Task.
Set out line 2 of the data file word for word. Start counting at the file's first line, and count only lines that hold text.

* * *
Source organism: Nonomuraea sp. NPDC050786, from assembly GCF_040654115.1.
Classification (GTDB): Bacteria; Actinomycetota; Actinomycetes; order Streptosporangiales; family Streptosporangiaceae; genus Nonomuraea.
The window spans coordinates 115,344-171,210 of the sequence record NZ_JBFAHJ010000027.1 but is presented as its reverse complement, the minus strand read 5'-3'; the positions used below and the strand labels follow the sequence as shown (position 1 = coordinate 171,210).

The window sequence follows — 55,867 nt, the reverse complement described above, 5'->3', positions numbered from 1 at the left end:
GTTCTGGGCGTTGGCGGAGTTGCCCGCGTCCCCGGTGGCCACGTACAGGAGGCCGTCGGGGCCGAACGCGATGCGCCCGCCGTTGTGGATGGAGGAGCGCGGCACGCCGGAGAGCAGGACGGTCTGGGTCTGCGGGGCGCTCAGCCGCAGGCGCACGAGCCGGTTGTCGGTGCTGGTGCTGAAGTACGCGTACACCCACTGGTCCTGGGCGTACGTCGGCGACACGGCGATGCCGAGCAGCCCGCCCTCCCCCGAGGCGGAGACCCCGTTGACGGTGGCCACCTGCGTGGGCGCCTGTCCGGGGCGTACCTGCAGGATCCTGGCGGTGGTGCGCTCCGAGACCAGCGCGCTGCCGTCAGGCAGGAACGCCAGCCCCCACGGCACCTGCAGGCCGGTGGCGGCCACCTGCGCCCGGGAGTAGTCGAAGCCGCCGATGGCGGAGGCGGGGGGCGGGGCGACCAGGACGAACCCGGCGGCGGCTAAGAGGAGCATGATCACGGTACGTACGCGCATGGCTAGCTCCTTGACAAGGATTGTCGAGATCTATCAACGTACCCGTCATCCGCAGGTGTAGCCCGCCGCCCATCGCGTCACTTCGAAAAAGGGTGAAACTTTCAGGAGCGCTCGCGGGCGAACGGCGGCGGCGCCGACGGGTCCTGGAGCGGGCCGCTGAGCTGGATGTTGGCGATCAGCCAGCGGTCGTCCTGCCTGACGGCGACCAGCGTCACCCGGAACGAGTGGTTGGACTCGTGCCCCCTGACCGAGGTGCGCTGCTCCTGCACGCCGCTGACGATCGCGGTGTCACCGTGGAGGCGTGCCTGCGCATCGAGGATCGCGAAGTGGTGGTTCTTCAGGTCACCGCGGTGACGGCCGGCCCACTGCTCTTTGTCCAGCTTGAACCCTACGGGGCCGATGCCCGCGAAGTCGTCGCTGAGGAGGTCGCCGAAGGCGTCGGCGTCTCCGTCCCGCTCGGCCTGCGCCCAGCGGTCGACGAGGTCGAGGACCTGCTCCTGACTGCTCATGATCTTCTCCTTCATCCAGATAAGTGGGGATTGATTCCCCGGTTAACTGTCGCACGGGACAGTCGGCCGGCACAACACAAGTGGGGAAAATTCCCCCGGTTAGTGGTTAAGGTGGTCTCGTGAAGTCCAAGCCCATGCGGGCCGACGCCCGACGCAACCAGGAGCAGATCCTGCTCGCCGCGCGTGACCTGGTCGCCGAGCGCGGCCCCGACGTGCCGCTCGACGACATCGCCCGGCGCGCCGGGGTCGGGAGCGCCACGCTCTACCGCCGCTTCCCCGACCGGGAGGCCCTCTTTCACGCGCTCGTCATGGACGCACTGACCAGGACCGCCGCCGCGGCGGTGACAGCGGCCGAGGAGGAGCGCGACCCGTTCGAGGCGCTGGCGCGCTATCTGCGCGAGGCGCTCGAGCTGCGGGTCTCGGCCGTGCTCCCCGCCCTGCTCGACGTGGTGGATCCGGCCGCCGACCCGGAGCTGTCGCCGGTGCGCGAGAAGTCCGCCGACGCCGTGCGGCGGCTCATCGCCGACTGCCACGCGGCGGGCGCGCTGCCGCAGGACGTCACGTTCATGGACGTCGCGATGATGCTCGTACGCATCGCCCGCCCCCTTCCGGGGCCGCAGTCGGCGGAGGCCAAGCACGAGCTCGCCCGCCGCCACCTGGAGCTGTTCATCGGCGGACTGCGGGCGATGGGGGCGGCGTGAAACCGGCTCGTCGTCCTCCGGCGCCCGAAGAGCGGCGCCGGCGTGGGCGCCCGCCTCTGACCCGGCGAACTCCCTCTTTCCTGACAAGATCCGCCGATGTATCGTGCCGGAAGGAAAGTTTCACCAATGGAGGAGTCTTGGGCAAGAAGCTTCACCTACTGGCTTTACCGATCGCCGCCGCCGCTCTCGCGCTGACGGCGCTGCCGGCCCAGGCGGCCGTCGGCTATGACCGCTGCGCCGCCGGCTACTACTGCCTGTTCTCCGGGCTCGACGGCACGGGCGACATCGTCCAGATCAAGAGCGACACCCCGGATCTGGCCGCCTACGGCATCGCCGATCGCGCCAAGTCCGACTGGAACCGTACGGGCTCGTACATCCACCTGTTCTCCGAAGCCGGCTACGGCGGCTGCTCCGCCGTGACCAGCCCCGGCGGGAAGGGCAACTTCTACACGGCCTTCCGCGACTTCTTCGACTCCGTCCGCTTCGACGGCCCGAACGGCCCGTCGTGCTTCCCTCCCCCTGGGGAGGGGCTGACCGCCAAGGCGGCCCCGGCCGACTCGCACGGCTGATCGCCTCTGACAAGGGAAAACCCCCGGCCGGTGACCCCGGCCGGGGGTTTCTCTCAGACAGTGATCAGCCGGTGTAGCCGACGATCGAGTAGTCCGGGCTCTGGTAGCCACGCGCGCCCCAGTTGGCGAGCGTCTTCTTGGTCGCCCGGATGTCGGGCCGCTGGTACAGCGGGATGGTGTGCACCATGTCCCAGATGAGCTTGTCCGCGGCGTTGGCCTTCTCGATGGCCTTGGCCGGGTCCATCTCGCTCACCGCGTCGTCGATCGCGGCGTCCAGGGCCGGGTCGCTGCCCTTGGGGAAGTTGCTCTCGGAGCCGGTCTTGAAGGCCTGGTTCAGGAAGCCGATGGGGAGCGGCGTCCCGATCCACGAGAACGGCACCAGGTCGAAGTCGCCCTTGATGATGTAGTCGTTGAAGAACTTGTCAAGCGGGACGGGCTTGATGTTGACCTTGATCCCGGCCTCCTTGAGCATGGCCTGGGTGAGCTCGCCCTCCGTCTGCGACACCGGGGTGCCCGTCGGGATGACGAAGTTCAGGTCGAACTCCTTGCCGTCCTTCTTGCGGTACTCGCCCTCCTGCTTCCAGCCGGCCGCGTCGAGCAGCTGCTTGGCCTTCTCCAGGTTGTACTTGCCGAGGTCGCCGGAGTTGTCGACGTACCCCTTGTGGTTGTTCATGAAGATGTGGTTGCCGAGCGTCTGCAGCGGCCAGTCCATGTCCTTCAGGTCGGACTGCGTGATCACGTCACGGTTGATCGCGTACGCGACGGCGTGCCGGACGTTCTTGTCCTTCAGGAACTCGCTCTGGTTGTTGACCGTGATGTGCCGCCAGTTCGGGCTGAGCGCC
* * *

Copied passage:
Classification (GTDB): Bacteria; Actinomycetota; Actinomycetes; order Streptosporangiales; family Streptosporangiaceae; genus Nonomuraea.